The 2004 ALCS is noted as the only instance where a team has come back from a 0-3 deficit to win 4-3. The Boston Red Sox achieved this against their bitter rivals, The New York Yankees, and went on to win their first World Series in 86 years.

Championship Trophy[edit]

The William Harridge Trophy is awarded to the ALCS champion.[2]

Most Valuable Player Award[edit]

See: League Championship Series Most Valuable Player Award#American League winners

The Lee MacPhail Most Valuable Player (MVP) award is given to the outstanding player in the ALCS. No MVP award is given for Division Series play.

Although the National League began its LCS MVP award in 1977, the American League did not begin its LCS MVP award till 1980. The winners are listed (1) below in the section on "ALCS results (1969–present)", in the "Series MVP" column, (2) at League Championship Series Most Valuable Player Award, and (3) on the MLB website.[3]

ALCS results (1969–present)[edit]

Click the link on the far left for detailed information on that series.

Denotes wild-card team (since 1995).
Denotes MVP did not play for winning team.
Year Winner Loser Record Series MVP TV
1969 Baltimore Orioles Minnesota Twins 3–0 NBC
1970 Baltimore Orioles Minnesota Twins 3–0   NBC
1971 Baltimore Orioles Oakland Athletics 3–0   NBC
1972 Oakland Athletics Detroit Tigers 3–2   NBC
1973 Oakland Athletics Baltimore Orioles 3–2   NBC
1974 Oakland Athletics Baltimore Orioles 3–1   NBC
1975 Boston Red Sox Oakland Athletics 3–0   NBC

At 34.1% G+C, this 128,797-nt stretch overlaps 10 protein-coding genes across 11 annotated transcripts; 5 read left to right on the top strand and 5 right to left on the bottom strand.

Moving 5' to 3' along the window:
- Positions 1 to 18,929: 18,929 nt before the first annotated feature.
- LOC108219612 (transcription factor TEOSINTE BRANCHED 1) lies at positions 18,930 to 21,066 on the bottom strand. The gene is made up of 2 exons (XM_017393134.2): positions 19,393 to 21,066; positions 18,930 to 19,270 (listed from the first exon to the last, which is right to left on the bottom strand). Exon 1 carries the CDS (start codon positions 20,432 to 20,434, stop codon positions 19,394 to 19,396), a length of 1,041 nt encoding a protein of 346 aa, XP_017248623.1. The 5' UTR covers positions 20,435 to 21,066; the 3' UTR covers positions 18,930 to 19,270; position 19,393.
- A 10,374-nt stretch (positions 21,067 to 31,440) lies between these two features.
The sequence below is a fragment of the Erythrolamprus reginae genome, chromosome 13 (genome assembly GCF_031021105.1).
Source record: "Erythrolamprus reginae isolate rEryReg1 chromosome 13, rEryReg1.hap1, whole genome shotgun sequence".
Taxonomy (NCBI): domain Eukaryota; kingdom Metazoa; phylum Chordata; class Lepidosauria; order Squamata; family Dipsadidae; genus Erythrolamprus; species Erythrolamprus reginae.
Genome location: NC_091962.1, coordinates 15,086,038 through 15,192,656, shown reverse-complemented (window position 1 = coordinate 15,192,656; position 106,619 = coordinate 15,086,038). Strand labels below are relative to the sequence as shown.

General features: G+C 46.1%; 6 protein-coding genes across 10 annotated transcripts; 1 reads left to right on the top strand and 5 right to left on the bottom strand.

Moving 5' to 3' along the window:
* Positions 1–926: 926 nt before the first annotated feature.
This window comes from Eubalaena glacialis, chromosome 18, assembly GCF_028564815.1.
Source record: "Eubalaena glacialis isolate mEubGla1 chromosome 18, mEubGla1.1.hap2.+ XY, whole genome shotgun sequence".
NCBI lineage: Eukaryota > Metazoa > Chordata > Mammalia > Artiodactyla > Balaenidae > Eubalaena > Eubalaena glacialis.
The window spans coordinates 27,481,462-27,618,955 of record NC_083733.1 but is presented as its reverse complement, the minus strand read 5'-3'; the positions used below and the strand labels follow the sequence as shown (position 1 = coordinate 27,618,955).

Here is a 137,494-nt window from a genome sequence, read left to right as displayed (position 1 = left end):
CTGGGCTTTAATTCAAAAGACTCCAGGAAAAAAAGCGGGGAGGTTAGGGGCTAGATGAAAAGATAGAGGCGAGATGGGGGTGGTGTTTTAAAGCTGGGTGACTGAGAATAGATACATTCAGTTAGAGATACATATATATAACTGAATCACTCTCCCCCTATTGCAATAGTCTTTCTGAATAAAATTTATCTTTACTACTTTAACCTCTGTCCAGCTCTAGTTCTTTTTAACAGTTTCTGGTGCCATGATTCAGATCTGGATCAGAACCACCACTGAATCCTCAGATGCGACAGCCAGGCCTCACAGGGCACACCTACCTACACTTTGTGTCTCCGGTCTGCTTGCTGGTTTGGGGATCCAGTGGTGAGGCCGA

1976 New York Yankees Kansas City Royals 3–2   ABC
1977 New York Yankees Kansas City Royals 3–2   NBC
1978 New York Yankees Kansas City Royals 3–1   ABC
1979 Baltimore Orioles California Angels 3–1   NBC
1980 Kansas City Royals New York Yankees 3–0 Frank White, Kansas City ABC
1981 New York Yankees Oakland Athletics 3–0 Graig Nettles, New York NBC
1982 Milwaukee Brewers California Angels 3–2 Fred Lynn, California* ABC
1983 Baltimore Orioles Chicago White Sox 3–1 Mike Boddicker, Baltimore NBC
1984 Detroit Tigers Kansas City Royals 3–0 Kirk Gibson, Detroit ABC
1985 Kansas City Royals Toronto Blue Jays 4–3 George Brett, Kansas City NBC
1986 Boston Red Sox California Angels 4–3 Marty Barrett, Boston ABC
1987 Minnesota Twins Detroit Tigers 4–1 Gary Gaetti, Minnesota NBC
1988 Oakland Athletics Boston Red Sox 4–0 Dennis Eckersley, Oakland ABC
1989 Oakland Athletics Toronto Blue Jays 4–1 Rickey Henderson, Oakland NBC
1990 Oakland Athletics Boston Red Sox 4–0 Dave Stewart, Oakland CBS